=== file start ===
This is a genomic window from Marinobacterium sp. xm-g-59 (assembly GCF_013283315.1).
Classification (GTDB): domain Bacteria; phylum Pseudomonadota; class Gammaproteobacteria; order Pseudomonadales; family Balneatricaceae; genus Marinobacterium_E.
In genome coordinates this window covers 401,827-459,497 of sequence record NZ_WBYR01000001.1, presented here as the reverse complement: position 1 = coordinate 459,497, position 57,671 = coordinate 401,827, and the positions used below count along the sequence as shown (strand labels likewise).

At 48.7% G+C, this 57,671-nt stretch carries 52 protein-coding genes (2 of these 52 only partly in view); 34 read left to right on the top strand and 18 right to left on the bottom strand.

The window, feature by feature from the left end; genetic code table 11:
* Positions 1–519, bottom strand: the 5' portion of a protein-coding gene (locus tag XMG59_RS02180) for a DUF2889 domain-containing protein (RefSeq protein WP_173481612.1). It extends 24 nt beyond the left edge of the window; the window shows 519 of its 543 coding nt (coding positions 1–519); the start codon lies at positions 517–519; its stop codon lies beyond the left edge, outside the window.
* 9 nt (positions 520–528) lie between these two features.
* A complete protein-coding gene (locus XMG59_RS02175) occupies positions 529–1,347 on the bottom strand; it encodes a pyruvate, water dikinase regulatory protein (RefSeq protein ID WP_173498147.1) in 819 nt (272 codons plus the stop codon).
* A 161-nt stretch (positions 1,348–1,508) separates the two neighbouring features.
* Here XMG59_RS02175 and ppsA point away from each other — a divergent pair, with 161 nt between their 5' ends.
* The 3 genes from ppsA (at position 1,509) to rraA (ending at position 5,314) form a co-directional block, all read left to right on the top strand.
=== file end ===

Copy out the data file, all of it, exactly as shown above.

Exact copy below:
This is a genomic window from Marinobacterium sp. xm-g-59 (assembly GCF_013283315.1).
Classification (GTDB): domain Bacteria; phylum Pseudomonadota; class Gammaproteobacteria; order Pseudomonadales; family Balneatricaceae; genus Marinobacterium_E.
In genome coordinates this window covers 401,827-459,497 of sequence record NZ_WBYR01000001.1, presented here as the reverse complement: position 1 = coordinate 459,497, position 57,671 = coordinate 401,827, and the positions used below count along the sequence as shown (strand labels likewise).

At 48.7% G+C, this 57,671-nt stretch carries 52 protein-coding genes (2 of these 52 only partly in view); 34 read left to right on the top strand and 18 right to left on the bottom strand.

The window, feature by feature from the left end; genetic code table 11:
* Positions 1–519, bottom strand: the 5' portion of a protein-coding gene (locus tag XMG59_RS02180) for a DUF2889 domain-containing protein (RefSeq protein WP_173481612.1). It extends 24 nt beyond the left edge of the window; the window shows 519 of its 543 coding nt (coding positions 1–519); the start codon lies at positions 517–519; its stop codon lies beyond the left edge, outside the window.
* 9 nt (positions 520–528) lie between these two features.
* A complete protein-coding gene (locus XMG59_RS02175) occupies positions 529–1,347 on the bottom strand; it encodes a pyruvate, water dikinase regulatory protein (RefSeq protein ID WP_173498147.1) in 819 nt (272 codons plus the stop codon).
* A 161-nt stretch (positions 1,348–1,508) separates the two neighbouring features.
* Here XMG59_RS02175 and ppsA point away from each other — a divergent pair, with 161 nt between their 5' ends.
* The 3 genes from ppsA (at position 1,509) to rraA (ending at position 5,314) form a co-directional block, all read left to right on the top strand.